That's L.A. tap dancer Kenji Igus, on the right, watching as his father, Darrow, releases a fistful of sand. Darrow is readying the stage for a “sand dance,” a rare style of tap dancing in which the dancer scrapes the gritty grains to extract whooshing and shussing sounds with the feet, rather than the usual clicking and clacking.
The image is from the award-winning, 10-minute documentary film Sand, made by Cari Ann Shim Sham*. Sand, which beautifully captures the personal and artistic interactions of this father and son, will be screened as part of the International Documentary Association's DocuWeeks festival (which runs August 19-25 at Laemmle Sunset 5).
You might think there'd only be one Cari Ann Shim Sham*. But — no! — as Cari Ann was about to officially make Shim Sham her professional name, she found that another one existed. That's when she added the asterisk. Don't forget the asterisk.
A teacher, musician, dancer, choreographer, film editor, director of photography, experimental filmmaker and theater-artist, Cari Ann has had a packed summer. It began with a Sand screening at the Cannes Film Festival (in the Emerging Filmmaker Showcase). After that came Dance Camera West, for which she helps make movie selections.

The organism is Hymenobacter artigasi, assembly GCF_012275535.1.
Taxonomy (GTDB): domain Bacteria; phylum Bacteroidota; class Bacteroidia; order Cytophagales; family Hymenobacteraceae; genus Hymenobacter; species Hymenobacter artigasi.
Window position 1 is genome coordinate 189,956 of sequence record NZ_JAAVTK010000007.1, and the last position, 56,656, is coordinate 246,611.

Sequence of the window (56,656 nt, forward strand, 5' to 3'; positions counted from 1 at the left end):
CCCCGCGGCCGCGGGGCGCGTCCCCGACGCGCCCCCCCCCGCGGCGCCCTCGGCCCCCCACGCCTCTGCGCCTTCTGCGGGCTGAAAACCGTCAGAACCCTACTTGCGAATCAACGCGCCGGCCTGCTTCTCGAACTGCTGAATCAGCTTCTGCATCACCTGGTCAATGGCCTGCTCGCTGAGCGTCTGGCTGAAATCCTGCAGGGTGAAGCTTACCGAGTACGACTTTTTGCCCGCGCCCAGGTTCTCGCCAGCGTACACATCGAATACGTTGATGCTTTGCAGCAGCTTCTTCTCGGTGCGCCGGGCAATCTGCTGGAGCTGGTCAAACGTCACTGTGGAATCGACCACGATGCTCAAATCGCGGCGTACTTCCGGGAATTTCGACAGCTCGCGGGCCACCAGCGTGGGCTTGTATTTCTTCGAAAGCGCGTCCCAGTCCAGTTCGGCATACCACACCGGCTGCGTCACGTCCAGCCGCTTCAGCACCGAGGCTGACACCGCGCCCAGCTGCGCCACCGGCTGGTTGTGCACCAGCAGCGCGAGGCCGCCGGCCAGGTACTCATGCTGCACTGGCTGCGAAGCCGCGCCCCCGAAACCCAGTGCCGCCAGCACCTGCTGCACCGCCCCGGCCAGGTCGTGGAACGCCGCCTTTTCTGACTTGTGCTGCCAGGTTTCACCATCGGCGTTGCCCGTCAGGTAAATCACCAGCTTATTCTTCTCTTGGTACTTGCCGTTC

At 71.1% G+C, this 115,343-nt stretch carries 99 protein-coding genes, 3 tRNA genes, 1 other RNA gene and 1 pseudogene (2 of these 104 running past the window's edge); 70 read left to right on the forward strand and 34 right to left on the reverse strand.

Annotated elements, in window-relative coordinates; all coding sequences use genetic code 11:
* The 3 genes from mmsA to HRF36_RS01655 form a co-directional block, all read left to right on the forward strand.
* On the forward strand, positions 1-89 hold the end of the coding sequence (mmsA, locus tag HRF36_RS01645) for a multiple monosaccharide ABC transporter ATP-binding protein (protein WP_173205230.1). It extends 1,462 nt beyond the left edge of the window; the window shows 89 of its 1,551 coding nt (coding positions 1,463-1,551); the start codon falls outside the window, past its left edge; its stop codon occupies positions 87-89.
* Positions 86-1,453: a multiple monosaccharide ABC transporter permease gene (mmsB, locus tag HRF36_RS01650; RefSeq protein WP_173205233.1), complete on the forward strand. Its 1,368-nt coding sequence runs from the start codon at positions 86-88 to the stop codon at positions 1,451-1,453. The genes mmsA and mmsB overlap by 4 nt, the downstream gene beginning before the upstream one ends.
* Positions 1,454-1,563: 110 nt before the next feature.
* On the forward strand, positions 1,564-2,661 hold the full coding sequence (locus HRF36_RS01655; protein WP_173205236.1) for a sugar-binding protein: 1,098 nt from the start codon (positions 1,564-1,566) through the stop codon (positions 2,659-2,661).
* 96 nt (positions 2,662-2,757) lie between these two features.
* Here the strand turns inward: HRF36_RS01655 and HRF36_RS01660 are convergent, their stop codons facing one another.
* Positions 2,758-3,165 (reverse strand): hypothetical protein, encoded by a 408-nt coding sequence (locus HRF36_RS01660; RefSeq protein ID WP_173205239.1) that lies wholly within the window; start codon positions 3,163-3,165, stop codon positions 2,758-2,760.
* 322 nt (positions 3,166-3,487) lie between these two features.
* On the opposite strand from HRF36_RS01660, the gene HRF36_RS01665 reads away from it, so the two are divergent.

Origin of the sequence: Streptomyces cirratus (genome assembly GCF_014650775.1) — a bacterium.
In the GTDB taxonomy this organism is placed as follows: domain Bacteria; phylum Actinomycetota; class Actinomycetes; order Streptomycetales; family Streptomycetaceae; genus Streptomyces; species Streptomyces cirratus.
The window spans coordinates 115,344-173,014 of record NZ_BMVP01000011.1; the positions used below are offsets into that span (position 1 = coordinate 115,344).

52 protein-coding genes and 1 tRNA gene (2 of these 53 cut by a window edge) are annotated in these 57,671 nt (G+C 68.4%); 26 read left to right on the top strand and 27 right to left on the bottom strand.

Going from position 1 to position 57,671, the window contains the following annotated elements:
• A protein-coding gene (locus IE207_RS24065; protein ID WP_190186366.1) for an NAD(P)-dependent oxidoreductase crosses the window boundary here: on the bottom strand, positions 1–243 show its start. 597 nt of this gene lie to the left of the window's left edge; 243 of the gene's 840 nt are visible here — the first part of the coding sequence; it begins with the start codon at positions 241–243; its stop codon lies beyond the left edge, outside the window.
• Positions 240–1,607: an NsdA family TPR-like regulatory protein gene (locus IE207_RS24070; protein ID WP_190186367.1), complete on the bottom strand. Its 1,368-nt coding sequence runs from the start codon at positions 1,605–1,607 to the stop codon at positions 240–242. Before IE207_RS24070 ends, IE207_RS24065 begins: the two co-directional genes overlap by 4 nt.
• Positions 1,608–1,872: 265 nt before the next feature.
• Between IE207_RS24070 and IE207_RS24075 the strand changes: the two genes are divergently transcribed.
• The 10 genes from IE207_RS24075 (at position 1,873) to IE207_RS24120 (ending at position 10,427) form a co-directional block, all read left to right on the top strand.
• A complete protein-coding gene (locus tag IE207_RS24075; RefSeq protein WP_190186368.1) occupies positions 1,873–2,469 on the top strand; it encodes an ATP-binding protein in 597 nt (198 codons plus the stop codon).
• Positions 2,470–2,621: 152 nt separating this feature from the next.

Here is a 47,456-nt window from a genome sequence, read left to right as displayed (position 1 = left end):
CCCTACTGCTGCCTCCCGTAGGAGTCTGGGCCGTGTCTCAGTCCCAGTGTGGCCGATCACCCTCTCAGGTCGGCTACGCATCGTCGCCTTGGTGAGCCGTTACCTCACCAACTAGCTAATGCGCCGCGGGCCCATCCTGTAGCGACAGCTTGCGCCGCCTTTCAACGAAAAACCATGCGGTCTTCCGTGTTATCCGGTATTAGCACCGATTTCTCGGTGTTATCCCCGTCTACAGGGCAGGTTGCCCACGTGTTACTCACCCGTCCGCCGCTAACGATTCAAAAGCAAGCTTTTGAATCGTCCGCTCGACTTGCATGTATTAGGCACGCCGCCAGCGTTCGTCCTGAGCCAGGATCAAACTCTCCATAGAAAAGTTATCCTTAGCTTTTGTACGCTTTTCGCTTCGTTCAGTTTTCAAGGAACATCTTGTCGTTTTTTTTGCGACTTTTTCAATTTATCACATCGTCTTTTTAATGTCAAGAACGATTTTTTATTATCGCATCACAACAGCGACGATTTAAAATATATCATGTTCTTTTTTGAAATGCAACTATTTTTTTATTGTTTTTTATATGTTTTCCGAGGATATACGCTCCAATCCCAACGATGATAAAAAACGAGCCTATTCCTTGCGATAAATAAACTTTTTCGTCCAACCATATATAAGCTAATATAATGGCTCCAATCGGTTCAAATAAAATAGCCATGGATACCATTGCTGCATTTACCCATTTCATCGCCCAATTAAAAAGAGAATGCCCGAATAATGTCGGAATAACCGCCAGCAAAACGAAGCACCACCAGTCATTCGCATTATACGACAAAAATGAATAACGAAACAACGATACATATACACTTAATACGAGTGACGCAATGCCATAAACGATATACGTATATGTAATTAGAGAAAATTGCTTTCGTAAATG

Then she was finishing the editing on Two Seconds After Laughter, a collaborative new film made with her mentor, choreographer/director David Rousseve, and Indonesian-born dancer Sri Susilowati. Next, it was off to San Francisco for filming on a new project with fellow UCLA graduate Jia Wu. She also curated the one-night Dance Film Showcase at the Topanga Film Festival.
Cari Ann has been making short dance films for about 10 years. In the one pictured below, Are You For Real?, which went viral on the Internet, her undulating, naked body is magically covered with blue sticky notes.
Striking visual images are just one hallmark of her work, she said. “There is definitely something that unites them beyond just the fact that I made them…The way I edit, it's very musical. There's a strong use of color and then framing is big. Framing and movement. There's a strong sense of movement and the movement in my eye has been developed from a very young age. You put all those together and that's what is speaking in those pieces.”
Cari Ann said what she wants most is to have her work seen. So what's next?
“It's definitely time for me to make a feature. I don't know if I'll like it or not, but I might as well try it.”